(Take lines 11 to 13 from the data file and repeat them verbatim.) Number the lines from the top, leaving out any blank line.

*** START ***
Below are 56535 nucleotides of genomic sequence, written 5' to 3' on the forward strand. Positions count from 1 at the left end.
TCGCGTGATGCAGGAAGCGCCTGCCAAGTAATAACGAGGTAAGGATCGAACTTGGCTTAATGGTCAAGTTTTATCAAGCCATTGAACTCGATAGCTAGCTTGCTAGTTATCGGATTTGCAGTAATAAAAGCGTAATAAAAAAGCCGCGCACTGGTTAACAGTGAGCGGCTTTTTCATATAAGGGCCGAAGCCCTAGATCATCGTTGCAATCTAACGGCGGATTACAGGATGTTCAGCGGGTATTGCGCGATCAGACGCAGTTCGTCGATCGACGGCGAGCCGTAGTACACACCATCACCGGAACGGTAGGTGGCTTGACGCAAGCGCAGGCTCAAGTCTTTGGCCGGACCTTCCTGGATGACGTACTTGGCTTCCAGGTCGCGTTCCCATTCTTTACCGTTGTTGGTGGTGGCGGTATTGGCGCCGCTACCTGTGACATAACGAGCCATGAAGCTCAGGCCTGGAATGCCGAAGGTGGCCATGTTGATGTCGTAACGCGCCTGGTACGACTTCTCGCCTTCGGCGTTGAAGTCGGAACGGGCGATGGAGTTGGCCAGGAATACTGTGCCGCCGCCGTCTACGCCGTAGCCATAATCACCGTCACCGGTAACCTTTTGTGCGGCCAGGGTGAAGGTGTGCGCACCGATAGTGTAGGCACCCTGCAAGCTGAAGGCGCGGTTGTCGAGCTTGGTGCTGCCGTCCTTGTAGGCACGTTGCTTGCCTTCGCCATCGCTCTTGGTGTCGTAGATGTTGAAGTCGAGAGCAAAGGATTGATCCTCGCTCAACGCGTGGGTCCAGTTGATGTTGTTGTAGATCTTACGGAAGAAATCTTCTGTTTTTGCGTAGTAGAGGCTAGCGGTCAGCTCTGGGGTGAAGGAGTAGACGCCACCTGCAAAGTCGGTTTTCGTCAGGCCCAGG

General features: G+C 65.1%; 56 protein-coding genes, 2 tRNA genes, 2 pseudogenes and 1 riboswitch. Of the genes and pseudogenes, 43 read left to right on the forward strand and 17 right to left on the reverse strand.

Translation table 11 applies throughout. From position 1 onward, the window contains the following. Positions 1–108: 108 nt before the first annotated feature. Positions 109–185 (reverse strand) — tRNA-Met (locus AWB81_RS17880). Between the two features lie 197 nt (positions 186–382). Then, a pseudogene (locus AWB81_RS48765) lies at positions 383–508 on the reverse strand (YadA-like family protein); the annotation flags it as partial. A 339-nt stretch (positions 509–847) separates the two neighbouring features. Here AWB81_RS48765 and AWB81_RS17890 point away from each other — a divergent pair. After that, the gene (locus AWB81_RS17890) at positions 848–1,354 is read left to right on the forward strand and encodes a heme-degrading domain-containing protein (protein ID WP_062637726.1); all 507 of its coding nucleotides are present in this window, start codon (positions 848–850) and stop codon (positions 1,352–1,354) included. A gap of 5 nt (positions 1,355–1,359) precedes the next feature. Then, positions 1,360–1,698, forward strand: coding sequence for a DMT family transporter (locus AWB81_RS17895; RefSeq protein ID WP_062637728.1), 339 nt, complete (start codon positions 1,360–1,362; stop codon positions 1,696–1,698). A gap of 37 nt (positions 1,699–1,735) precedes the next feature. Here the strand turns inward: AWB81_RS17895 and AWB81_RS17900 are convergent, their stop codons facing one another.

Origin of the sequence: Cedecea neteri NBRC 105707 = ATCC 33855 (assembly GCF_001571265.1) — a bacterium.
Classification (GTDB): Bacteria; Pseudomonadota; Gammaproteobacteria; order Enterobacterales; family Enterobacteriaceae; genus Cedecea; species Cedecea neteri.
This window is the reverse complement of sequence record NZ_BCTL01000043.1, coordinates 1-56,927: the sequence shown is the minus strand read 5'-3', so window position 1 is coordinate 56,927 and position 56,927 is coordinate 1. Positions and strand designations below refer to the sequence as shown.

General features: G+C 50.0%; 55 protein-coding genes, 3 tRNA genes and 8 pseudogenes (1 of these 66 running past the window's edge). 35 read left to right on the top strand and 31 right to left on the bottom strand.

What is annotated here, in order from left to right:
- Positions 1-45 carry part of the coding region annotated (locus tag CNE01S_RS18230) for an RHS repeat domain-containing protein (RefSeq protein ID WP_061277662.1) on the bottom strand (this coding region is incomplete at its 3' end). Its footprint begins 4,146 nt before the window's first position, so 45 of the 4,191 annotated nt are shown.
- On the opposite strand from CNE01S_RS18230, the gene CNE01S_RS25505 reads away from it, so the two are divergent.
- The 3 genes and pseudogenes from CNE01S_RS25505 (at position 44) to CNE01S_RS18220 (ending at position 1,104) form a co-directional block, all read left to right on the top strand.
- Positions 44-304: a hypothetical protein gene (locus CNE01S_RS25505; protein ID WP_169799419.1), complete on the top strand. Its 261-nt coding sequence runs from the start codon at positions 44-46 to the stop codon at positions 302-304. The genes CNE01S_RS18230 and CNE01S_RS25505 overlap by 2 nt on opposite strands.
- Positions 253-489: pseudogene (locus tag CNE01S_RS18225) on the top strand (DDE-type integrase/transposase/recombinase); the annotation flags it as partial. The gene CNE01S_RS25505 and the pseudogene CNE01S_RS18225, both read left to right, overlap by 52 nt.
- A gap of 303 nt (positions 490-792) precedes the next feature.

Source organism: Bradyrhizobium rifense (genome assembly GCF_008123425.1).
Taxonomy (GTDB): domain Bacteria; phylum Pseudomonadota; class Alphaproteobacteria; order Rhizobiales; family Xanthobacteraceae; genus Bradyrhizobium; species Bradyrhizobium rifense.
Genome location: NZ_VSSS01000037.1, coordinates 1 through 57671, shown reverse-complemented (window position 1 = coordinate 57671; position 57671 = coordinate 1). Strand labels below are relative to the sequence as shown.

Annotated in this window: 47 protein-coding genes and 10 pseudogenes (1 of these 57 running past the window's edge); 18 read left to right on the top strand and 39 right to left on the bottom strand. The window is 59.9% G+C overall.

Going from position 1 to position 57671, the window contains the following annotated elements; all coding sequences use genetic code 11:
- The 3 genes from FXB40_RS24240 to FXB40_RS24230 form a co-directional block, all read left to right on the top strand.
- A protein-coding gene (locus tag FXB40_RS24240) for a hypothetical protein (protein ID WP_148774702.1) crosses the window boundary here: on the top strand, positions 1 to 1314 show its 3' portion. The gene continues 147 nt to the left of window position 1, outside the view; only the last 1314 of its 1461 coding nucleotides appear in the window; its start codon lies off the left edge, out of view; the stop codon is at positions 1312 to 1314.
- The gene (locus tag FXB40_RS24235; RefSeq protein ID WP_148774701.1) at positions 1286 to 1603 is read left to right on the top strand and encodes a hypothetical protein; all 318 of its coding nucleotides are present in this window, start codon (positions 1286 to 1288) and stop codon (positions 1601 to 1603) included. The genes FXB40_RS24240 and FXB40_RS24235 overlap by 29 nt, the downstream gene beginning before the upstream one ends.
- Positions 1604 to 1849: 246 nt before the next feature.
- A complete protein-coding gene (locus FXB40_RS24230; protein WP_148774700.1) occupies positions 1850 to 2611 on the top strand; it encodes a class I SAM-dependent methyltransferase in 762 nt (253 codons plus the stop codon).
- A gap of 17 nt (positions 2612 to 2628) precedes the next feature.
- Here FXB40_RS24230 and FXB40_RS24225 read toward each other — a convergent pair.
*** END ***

- On the opposite strand from CNE01S_RS18230, the gene CNE01S_RS25505 reads away from it, so the two are divergent.
- The 3 genes and pseudogenes from CNE01S_RS25505 (at position 44) to CNE01S_RS18220 (ending at position 1,104) form a co-directional block, all read left to right on the top strand.
- Positions 44-304: a hypothetical protein gene (locus CNE01S_RS25505; protein ID WP_169799419.1), complete on the top strand. Its 261-nt coding sequence runs from the start codon at positions 44-46 to the stop codon at positions 302-304. The genes CNE01S_RS18230 and CNE01S_RS25505 overlap by 2 nt on opposite strands.